COUNCIL tax dodgers on Wearside have run up £4.5million in unpaid bills, the Echo can reveal.
Cash-strapped Sunderland City Council is owed £2.2million in outstanding council tax from 2010/11, £1.3million from the previous year, and £1million from 2008/09.
Conservative group leader Councillor Robert Oliver said the figures revealed the city was losing a huge amount of income when times were tight.
“Although the percentage of unpaid council tax in Sunderland is lower than in some other local authorities such as Manchester, where 10 per cent went uncollected in 2009/2010, the £4.5million outstanding represents a massive loss of income.
“Unlike Manchester, Sunderland does not have a large transient population, which makes it hard to collect council tax, so they should be able to get most of the missing tax in by taking non-payers to court.
“I would urge the council to continue to be as firm as possible in pursuing non-payers who are letting the rest of us down and wasting resources through the cost of taking claims to court.”
The figures, revealed through a Freedom of Information request, showed the amounts still unpaid at the end of September, as well as that thousands were taken to court.
Sunderland council has 124,700 properties liable to pay council tax. It says the amount still owed would continue to fall in line with previous years as tax is collected.
Fiona Brown, head of transactional services, said: “The council continues to collect council tax in respect of previous years. The £2.2million is more recent debt of which some relates to March 2011.
“So whilst it is currently higher than the two previous years, this figure will continue to decrease and fall in line with earlier years.”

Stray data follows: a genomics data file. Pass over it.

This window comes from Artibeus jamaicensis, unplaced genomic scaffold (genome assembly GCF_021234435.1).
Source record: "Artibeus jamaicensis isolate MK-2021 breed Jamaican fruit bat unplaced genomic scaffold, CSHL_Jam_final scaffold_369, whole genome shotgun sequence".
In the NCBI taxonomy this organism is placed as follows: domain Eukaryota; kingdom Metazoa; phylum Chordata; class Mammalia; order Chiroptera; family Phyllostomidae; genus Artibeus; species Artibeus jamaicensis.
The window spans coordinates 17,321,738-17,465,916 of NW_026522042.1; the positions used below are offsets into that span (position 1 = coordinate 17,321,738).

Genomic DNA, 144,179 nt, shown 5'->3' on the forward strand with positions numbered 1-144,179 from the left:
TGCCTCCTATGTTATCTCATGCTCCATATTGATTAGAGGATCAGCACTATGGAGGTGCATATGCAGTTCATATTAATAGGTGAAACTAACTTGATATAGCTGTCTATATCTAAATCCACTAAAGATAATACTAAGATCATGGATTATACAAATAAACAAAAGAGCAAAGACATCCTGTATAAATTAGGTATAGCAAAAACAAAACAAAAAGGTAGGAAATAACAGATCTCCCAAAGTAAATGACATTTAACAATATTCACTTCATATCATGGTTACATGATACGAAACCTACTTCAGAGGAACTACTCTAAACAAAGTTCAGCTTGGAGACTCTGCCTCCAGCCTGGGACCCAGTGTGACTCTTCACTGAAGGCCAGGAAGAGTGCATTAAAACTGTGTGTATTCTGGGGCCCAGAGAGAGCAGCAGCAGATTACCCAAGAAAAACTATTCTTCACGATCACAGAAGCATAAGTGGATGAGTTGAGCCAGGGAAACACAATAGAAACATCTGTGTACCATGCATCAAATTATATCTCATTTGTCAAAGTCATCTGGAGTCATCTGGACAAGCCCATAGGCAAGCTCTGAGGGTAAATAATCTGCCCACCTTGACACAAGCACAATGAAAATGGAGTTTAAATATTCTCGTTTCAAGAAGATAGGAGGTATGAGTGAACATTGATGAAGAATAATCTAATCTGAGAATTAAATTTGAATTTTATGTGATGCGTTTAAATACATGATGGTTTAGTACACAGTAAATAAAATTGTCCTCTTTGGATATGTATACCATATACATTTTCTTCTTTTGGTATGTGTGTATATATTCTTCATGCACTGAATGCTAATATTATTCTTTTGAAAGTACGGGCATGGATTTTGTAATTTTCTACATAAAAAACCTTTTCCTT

In the last three years, thousands of Wearsiders were taken to court for not paying their bills.
In relation to unpaid tax for 2008/09, 9,161 cases went to court, as did 9,040 for 2009/10.
The figure dropped to 5,967 for 2010/11 but the council said this number could rise before the end of the financial year as it continues to collect tax in respect of previous years.
The Freedom of Information request also revealed the number of reminder letters the council sends out.
In relation to 2008/09, there were 35,477 letters sent, while for 2009/10 there were 23,634 posted, and 16,931 so far for 2010/11.
Ms Brown said: “An increase in direct debit payers and revised procedures has resulted in a decrease in the number of reminders and accounts taken to court in 2010/2011.”
Durham County Council had £5.8million in council tax left unpaid from 2009/10 and almost £6million from 2010/11.
It has spent £55,162 on 130,000 council tax reminder letters in the last two years.
The information also showed the number of people taken to court because they had not paid their council tax.
In 2009/10, 22,950 liability orders were obtained, compared to 18,946 in 2010/11.
Durham County Council was unable to provide information for 2008/09 as it was before it became a unitary authority.